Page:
Florida lawmakers agree on sanctuary city ban

by | May 2, 2019

 

Florida’s so-called sanctuary city ban passed out of the Senate and House Thursday afternoon and is now on its way to the governor’s desk.

Before its passage, the bill sparked more contentious debate in both chambers. The debate moved back to the Florida Senate Thursday afternoon after the House amended the Senate version earlier in the week.

Democrats argue there are no sanctuary cities in Florida and accused Republicans of trying to use immigration to capture political headlines.

“There is no great crisis,” insisted Sen. Jason Pizzo, D-Miami Beach. “There are just those that wanted to go ahead and codify, and enumerate specific types of people, specific classes of people, to just say, ‘Incase you didn’t know beforehand, you’re really not welcome.”

But Sen. David Simmons, R-Longwood, argued that immigration and 800,000 undocumented immigrants pose a serious threat to Florida.

“We have a problem, senators,” Simmons said to his Senate colleagues. “That problem is we have an unsustainable situation where there are individuals who are undocumented in this state and in this nation — 800,000 in this state — that we cannot ignore.

“The fact that there has not been a solution to this unsustainable problem does not mean we ignore the law,” Simmons went on to say.

The debate not only divided lawmakers along party lines in each chamber, but also, for awhile, pitted House Republicans against their counterparts in the Senate.

The bill would ban so-called sanctuary cities in Florida and would require police agencies to work federal immigration officials.

The ban would require local law enforcement to honor federal immigration requests for an “immigration detainer.” A detainer is a request that another law enforcement agency detain a person based on probable cause to believe that the person is a “removable alien” under federal immigration law. The bill would essentially make the “request” a requirement in Florida.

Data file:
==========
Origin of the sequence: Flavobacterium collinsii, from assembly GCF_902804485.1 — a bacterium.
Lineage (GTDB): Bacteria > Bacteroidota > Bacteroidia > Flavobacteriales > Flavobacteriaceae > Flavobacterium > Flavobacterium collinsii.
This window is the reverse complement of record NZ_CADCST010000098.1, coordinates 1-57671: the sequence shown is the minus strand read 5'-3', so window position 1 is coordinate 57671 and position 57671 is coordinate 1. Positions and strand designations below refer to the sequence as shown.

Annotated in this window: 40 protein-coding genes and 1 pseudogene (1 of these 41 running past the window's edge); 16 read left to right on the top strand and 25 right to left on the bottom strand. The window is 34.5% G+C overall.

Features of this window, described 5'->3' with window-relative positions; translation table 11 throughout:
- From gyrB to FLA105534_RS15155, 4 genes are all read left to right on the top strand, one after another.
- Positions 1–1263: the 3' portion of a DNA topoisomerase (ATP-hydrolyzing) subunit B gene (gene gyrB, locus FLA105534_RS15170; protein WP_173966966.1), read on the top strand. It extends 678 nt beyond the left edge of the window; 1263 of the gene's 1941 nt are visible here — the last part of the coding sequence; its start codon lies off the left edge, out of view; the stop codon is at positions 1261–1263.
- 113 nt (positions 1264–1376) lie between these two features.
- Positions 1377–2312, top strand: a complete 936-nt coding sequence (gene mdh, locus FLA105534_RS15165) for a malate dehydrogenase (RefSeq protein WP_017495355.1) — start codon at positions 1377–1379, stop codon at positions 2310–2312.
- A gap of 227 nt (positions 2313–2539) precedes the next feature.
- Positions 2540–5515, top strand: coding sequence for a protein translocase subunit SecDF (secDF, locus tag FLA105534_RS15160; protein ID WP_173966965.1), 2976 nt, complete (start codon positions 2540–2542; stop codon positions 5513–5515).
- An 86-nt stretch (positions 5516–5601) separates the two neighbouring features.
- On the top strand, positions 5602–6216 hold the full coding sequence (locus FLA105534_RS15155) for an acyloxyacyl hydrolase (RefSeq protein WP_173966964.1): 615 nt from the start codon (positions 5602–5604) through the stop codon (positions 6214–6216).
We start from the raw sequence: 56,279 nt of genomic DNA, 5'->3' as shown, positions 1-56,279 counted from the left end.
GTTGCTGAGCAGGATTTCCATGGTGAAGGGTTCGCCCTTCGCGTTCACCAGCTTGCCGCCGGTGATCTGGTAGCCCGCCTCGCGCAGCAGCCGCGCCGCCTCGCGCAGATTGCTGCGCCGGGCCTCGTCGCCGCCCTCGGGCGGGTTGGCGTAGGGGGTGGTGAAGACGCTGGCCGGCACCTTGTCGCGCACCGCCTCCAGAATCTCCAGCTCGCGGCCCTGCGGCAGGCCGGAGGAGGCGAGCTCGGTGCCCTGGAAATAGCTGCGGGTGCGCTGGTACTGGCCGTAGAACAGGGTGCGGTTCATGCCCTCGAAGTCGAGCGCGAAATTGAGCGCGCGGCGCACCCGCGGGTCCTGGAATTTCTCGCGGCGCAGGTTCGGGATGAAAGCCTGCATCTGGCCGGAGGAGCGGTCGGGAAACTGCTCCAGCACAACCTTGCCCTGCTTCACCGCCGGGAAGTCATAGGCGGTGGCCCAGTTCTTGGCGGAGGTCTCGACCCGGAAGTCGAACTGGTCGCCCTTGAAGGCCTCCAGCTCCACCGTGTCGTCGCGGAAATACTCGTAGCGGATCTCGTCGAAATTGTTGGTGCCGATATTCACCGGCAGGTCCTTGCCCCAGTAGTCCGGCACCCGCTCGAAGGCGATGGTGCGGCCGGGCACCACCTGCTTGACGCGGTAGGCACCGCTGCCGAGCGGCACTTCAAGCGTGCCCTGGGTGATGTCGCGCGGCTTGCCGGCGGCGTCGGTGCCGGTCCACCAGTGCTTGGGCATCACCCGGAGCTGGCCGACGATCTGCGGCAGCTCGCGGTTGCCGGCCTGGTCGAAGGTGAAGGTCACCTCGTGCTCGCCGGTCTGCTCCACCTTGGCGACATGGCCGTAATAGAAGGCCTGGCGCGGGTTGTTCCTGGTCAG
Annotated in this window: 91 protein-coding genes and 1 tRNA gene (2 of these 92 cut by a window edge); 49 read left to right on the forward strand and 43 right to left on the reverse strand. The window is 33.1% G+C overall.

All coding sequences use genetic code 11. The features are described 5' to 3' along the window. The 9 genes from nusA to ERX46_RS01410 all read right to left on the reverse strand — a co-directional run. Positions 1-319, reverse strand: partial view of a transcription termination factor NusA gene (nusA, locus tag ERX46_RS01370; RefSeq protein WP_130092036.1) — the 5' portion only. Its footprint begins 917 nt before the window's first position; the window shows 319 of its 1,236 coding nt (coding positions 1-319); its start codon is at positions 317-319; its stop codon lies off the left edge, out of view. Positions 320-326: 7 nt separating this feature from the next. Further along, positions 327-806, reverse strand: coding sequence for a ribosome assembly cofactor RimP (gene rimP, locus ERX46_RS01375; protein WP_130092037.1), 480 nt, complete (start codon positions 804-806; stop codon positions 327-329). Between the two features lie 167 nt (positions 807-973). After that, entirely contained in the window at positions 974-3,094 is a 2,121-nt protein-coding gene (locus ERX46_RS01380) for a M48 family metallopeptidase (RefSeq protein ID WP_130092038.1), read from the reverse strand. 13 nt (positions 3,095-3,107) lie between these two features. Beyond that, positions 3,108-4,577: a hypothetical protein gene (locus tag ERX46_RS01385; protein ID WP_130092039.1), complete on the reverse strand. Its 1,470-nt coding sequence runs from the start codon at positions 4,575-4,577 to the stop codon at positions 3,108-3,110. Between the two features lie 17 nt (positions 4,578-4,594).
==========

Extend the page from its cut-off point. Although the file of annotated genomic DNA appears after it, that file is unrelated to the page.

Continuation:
The House version had tougher penalties which had been a sticking point between the chambers. The House plan would have allowed local government employees and elected officials to be suspended or removed from office. It would have also allowed the state to fine local governments up to $5,000 for each day they have sanctuary city policies in place.

The Senate proposal gives power to the governor to remove local officials from office when they violate the ban. It also gives the attorney general the power to bring civil actions against local governments.

When the debate was over, the Senate amended its original proposal onto the House bill setting up a potential showdown between the two chambers which could have led to the ultimate death of the sanctuary city ban this session.

However, the bill was immediately sent back to the House, which decided to go with the Senate version, avoiding a back-and-forth showdown with the Senate heading into the final day of the session. The sanctuary ban legislation will now be sent to Gov. Ron DeSantis for his signature. DeSantis made such a ban one of his priorities heading into this year’s session.

The governor released this written statement at 7 p.m.,Thursday:

“Earlier this year, I asked the Florida Legislature to present me with a bill this session that upholds the rule of law and addresses sanctuary cities and counties in Florida. We are a stronger state when we protect our residents, foster safe communities and respect the work of law enforcement at every level. Local law enforcement agencies can and should work with the federal government to ensure that accountability and justice are one in our state. I’d like to thank Senate President Bill Galvano, House Speaker Jose Oliva, Senator Joe Gruters and Representative Cord Byrd for recognizing the importance of this issue.”    

-Gov. Ron DeSantis 

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